Until these questions are answered, American healthcare costs will continue to outpace the general inflation rate and wage will remain stagnant, doctors will still fear the medical-legal boogeyman, and the great American healthcare irony – we spend the most but get the least, will only get worse.

Richard Young is a physician who blogs at American Health Scare.

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  • Darrell White

    I agree. The specter of a malpractice case and all of the emotional trauma it entails is more than enough incentive to order that admission and order those tests. It’s high time the pundits and others make the distinction between malpractice INSURANCE reform (limit awards in order to reduce med-mal insurance costs) and true malpractice TORT reform (change from our punitive, “gotcha” system). 

    “Malpractice Reform = Healthcare Reform

  • Anonymous

    I completely agree with you.  When 75-99% of doctors will get sued during their careers, depending on their specialty, the doctors become quite risk adverse. Being found “not liable” in a malpractice suit gives a doctor little glory since he or she has endured a great deal, these words carry little glory.

    Since doctors in states with malpractice damage caps and those in states without them fear lawsuits and practice defensive medicine to the same extent (as per the studies you reference), why not consider something different?

    Why not consider “TrueShouldn’t our goal be to provide a safe and supportive resolution process that values transparency and early disclosure of medical errors for patients, doctors, and health care organizations so that physical, emotional, and financial stress for all parties will be minimized and so that we can learn from our error and near misses to improve the safety and quality of our healthcare system?
    A formal disclosure program can be an alternative to our current tort litigation system which will meet the needs of:
    A.   patients for full disclosure, understanding, and in appropriate cases, an apology and timely compensation;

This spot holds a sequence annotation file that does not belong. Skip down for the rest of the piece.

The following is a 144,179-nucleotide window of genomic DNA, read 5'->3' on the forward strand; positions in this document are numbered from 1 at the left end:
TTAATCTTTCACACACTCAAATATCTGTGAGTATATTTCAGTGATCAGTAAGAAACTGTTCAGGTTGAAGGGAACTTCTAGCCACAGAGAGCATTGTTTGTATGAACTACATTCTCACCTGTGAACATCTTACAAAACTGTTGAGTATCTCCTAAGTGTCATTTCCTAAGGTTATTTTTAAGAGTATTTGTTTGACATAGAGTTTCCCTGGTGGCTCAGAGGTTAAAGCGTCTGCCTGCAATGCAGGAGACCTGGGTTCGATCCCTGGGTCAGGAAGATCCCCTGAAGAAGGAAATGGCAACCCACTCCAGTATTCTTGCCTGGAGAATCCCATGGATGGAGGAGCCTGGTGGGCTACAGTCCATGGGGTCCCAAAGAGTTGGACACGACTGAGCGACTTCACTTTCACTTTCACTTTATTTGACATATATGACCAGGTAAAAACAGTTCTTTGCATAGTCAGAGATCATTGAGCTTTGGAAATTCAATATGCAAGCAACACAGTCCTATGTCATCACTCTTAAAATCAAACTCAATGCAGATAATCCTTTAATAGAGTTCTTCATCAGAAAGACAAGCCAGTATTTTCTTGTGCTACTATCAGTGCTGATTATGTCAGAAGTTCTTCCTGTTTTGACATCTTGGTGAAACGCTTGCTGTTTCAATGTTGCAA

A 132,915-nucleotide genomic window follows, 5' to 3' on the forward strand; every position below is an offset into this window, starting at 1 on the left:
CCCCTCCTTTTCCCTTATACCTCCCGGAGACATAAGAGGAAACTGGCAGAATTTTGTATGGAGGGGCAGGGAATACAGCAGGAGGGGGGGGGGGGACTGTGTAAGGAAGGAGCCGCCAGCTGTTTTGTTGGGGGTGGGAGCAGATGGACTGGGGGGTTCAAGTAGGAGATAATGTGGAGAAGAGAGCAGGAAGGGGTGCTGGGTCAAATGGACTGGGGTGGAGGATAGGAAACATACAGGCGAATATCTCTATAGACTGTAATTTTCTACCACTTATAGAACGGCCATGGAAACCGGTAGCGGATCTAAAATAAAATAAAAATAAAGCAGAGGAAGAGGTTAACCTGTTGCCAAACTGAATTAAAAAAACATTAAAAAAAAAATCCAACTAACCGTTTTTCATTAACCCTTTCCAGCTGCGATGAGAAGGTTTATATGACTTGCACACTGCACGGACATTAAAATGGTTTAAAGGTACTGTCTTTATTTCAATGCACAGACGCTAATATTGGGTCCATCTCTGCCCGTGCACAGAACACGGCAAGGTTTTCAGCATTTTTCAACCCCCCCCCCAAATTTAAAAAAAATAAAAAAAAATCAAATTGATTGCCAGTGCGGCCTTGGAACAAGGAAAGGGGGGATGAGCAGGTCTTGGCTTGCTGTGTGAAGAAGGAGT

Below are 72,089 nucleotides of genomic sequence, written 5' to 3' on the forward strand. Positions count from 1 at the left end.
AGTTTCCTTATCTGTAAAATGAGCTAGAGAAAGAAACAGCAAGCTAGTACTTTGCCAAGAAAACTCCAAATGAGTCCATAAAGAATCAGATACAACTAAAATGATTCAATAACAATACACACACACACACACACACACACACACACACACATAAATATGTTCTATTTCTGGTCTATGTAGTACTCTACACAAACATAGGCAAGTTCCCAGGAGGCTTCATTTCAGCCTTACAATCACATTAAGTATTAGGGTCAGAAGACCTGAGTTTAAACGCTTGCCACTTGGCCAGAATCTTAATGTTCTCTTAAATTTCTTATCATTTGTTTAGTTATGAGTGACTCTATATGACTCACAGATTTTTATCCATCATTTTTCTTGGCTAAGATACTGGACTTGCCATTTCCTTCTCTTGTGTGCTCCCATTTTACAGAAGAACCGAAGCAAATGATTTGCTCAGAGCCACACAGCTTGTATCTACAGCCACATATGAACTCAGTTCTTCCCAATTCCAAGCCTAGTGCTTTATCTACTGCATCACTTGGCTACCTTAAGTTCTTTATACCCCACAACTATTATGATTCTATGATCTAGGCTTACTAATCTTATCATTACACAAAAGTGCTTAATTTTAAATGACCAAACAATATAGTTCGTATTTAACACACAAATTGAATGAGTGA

B.   physicians to proactively address issues and communicate with their patients in a safe and effective way so  that both the physician and patient can gain closure;
    C.    health care organizations to learn from errors and near misses to improve systems and processes in healthcare delivery; and
    D.   society to simultaneously increase patient safety and reduce costs.

    We can support both doctors and patients while improving our healthcare system.  Not only are we spending $55.6 Billion in defensive medicine, we are spending $17.1 Billion paying for care related to medical errors.

    • admin

      Dr. Scott,

      I am open for any alternative mediation process. I also believe there are some savings to be gained from the safety movement, though not as much as others believe. Even if malpractice cases go through an alternative dispute resolution pathway, I still want to know: what am I supposed to do with a young woman with chest pain? Am I allowed to use judgment and probabilistic decision making? If there is not an agreement between physicians and the general public that there are some risks that are so low it’s not worth pursuing, then I’ll still be found guilty of malpractice when the very low risk patient has the rare bad outcome.

      • Anonymous